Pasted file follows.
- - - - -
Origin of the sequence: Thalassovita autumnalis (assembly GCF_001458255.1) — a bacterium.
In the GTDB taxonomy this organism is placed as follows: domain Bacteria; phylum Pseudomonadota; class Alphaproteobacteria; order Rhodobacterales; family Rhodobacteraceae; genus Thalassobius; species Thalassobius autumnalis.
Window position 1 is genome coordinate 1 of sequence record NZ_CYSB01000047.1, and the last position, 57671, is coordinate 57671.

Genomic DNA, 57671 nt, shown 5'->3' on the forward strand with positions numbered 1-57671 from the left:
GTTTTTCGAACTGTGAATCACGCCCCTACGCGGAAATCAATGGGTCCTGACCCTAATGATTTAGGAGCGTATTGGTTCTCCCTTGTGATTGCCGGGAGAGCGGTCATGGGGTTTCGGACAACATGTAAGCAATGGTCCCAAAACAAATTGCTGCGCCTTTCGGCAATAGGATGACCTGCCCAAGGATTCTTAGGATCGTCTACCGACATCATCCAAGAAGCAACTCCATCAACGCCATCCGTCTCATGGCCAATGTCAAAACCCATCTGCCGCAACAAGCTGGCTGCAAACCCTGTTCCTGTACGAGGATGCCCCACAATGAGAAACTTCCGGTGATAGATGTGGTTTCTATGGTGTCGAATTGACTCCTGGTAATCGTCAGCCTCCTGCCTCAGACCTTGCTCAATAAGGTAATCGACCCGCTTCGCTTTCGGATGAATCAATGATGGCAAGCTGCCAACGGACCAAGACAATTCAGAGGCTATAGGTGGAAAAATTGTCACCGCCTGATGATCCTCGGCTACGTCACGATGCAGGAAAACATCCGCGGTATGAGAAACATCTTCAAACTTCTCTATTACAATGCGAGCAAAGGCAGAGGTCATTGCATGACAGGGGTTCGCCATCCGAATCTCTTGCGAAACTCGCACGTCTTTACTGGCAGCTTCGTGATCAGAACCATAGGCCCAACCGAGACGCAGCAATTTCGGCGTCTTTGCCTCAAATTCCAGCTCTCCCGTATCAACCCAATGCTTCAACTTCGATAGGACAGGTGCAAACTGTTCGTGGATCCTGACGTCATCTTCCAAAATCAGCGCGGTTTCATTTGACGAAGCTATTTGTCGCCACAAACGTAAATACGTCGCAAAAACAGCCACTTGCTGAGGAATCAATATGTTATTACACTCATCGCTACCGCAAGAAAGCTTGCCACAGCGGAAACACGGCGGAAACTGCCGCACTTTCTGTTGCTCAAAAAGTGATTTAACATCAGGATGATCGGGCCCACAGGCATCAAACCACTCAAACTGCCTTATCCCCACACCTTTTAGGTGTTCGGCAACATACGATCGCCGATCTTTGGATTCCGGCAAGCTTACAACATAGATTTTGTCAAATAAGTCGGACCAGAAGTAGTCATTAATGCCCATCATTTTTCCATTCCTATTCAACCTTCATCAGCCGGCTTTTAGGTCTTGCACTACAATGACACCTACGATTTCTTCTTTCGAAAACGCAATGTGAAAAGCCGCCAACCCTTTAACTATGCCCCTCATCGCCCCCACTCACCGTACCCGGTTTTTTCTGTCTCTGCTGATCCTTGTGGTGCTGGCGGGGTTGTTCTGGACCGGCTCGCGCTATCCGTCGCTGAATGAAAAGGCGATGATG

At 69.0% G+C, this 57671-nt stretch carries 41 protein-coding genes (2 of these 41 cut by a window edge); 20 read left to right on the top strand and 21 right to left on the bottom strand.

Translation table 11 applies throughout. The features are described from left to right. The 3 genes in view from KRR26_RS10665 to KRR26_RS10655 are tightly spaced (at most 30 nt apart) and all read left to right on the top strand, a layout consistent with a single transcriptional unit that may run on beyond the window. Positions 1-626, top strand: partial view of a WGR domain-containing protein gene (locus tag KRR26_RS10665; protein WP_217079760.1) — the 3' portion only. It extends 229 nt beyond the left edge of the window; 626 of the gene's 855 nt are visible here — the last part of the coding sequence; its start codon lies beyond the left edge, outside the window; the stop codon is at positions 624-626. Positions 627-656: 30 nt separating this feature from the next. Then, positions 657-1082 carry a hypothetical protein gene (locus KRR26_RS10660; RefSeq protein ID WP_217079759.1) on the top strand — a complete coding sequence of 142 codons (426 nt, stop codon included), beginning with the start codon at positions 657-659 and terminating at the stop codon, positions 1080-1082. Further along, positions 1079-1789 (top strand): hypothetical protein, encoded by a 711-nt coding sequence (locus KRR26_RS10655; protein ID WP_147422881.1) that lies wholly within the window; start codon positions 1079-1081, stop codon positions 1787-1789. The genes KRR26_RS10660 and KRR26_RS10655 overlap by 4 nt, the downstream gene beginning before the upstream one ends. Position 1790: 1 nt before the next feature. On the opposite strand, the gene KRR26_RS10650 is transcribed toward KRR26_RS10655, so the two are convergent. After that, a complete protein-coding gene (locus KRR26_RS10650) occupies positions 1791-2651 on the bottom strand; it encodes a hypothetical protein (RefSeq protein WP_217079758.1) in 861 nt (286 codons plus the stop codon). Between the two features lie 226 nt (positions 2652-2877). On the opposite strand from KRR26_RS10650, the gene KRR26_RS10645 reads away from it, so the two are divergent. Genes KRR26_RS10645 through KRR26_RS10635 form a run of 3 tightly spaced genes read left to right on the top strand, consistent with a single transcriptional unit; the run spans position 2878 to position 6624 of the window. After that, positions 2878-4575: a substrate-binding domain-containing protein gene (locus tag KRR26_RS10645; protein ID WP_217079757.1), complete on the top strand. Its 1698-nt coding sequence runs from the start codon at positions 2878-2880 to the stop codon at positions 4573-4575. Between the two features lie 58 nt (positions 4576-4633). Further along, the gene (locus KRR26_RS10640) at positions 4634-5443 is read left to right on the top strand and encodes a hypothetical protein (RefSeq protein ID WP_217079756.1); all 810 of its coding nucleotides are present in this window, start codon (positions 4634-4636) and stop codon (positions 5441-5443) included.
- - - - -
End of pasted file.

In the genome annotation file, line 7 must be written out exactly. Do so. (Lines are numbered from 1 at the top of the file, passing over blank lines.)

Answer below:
Translation table 11 applies throughout. The features are described from left to right. The 3 genes in view from KRR26_RS10665 to KRR26_RS10655 are tightly spaced (at most 30 nt apart) and all read left to right on the top strand, a layout consistent with a single transcriptional unit that may run on beyond the window. Positions 1-626, top strand: partial view of a WGR domain-containing protein gene (locus tag KRR26_RS10665; protein WP_217079760.1) — the 3' portion only. It extends 229 nt beyond the left edge of the window; 626 of the gene's 855 nt are visible here — the last part of the coding sequence; its start codon lies beyond the left edge, outside the window; the stop codon is at positions 624-626. Positions 627-656: 30 nt separating this feature from the next. Then, positions 657-1082 carry a hypothetical protein gene (locus KRR26_RS10660; RefSeq protein ID WP_217079759.1) on the top strand — a complete coding sequence of 142 codons (426 nt, stop codon included), beginning with the start codon at positions 657-659 and terminating at the stop codon, positions 1080-1082. Further along, positions 1079-1789 (top strand): hypothetical protein, encoded by a 711-nt coding sequence (locus KRR26_RS10655; protein ID WP_147422881.1) that lies wholly within the window; start codon positions 1079-1081, stop codon positions 1787-1789. The genes KRR26_RS10660 and KRR26_RS10655 overlap by 4 nt, the downstream gene beginning before the upstream one ends. Position 1790: 1 nt before the next feature. On the opposite strand, the gene KRR26_RS10650 is transcribed toward KRR26_RS10655, so the two are convergent. After that, a complete protein-coding gene (locus KRR26_RS10650) occupies positions 1791-2651 on the bottom strand; it encodes a hypothetical protein (RefSeq protein WP_217079758.1) in 861 nt (286 codons plus the stop codon). Between the two features lie 226 nt (positions 2652-2877). On the opposite strand from KRR26_RS10650, the gene KRR26_RS10645 reads away from it, so the two are divergent. Genes KRR26_RS10645 through KRR26_RS10635 form a run of 3 tightly spaced genes read left to right on the top strand, consistent with a single transcriptional unit; the run spans position 2878 to position 6624 of the window. After that, positions 2878-4575: a substrate-binding domain-containing protein gene (locus tag KRR26_RS10645; protein ID WP_217079757.1), complete on the top strand. Its 1698-nt coding sequence runs from the start codon at positions 2878-2880 to the stop codon at positions 4573-4575. Between the two features lie 58 nt (positions 4576-4633). Further along, the gene (locus KRR26_RS10640) at positions 4634-5443 is read left to right on the top strand and encodes a hypothetical protein (RefSeq protein ID WP_217079756.1); all 810 of its coding nucleotides are present in this window, start codon (positions 4634-4636) and stop codon (positions 5441-5443) included.